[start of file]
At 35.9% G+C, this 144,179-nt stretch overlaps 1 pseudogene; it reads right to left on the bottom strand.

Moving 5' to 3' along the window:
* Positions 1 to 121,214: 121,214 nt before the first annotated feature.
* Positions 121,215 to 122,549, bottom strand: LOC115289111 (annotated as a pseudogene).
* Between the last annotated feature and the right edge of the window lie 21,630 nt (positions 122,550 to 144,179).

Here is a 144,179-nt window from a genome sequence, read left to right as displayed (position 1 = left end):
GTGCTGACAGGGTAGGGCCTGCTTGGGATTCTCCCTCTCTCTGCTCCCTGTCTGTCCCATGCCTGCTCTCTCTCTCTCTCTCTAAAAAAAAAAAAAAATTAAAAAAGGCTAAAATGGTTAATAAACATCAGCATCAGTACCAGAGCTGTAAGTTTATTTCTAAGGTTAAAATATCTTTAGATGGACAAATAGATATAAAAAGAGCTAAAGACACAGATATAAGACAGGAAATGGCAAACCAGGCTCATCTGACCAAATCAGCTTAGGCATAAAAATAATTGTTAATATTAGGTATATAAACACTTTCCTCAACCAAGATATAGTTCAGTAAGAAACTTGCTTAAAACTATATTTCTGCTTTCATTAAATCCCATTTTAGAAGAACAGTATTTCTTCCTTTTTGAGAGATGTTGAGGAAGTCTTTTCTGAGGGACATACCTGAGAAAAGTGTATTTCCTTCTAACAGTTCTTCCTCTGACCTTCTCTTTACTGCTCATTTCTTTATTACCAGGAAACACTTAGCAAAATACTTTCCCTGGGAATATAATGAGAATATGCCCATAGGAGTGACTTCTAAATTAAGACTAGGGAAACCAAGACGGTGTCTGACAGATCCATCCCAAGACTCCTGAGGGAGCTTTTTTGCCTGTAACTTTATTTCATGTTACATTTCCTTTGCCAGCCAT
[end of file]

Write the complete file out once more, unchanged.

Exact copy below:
At 35.9% G+C, this 144,179-nt stretch overlaps 1 pseudogene; it reads right to left on the bottom strand.

Moving 5' to 3' along the window:
* Positions 1 to 121,214: 121,214 nt before the first annotated feature.
* Positions 121,215 to 122,549, bottom strand: LOC115289111 (annotated as a pseudogene).
* Between the last annotated feature and the right edge of the window lie 21,630 nt (positions 122,550 to 144,179).

Here is a 144,179-nt window from a genome sequence, read left to right as displayed (position 1 = left end):
GTGCTGACAGGGTAGGGCCTGCTTGGGATTCTCCCTCTCTCTGCTCCCTGTCTGTCCCATGCCTGCTCTCTCTCTCTCTCTCTAAAAAAAAAAAAAAATTAAAAAAGGCTAAAATGGTTAATAAACATCAGCATCAGTACCAGAGCTGTAAGTTTATTTCTAAGGTTAAAATATCTTTAGATGGACAAATAGATATAAAAAGAGCTAAAGACACAGATATAAGACAGGAAATGGCAAACCAGGCTCATCTGACCAAATCAGCTTAGGCATAAAAATAATTGTTAATATTAGGTATATAAACACTTTCCTCAACCAAGATATAGTTCAGTAAGAAACTTGCTTAAAACTATATTTCTGCTTTCATTAAATCCCATTTTAGAAGAACAGTATTTCTTCCTTTTTGAGAGATGTTGAGGAAGTCTTTTCTGAGGGACATACCTGAGAAAAGTGTATTTCCTTCTAACAGTTCTTCCTCTGACCTTCTCTTTACTGCTCATTTCTTTATTACCAGGAAACACTTAGCAAAATACTTTCCCTGGGAATATAATGAGAATATGCCCATAGGAGTGACTTCTAAATTAAGACTAGGGAAACCAAGACGGTGTCTGACAGATCCATCCCAAGACTCCTGAGGGAGCTTTTTTGCCTGTAACTTTATTTCATGTTACATTTCCTTTGCCAGCCAT